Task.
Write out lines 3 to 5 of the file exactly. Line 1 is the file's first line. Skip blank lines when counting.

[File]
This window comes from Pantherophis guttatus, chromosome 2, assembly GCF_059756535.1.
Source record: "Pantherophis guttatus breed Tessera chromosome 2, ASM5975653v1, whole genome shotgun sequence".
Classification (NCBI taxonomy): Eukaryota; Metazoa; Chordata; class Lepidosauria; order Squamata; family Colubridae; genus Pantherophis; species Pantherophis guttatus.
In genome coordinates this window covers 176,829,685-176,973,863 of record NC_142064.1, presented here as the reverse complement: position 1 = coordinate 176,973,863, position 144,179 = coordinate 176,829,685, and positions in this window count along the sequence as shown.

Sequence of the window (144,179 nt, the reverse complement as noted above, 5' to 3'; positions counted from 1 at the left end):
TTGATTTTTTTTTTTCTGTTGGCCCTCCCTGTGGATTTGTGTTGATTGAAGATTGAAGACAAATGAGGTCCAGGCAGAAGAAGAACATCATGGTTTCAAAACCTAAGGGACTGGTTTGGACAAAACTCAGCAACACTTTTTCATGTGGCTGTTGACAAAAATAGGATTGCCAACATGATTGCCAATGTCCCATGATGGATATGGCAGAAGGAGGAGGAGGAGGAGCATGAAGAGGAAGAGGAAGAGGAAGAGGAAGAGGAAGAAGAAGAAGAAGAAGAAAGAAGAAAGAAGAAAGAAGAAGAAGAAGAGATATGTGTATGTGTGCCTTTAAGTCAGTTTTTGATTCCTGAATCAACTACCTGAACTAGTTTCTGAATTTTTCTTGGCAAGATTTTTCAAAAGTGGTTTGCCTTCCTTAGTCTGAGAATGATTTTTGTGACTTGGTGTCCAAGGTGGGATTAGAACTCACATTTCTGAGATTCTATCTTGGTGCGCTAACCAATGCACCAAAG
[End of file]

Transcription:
Classification (NCBI taxonomy): Eukaryota; Metazoa; Chordata; class Lepidosauria; order Squamata; family Colubridae; genus Pantherophis; species Pantherophis guttatus.
In genome coordinates this window covers 176,829,685-176,973,863 of record NC_142064.1, presented here as the reverse complement: position 1 = coordinate 176,973,863, position 144,179 = coordinate 176,829,685, and positions in this window count along the sequence as shown.

Sequence of the window (144,179 nt, the reverse complement as noted above, 5' to 3'; positions counted from 1 at the left end):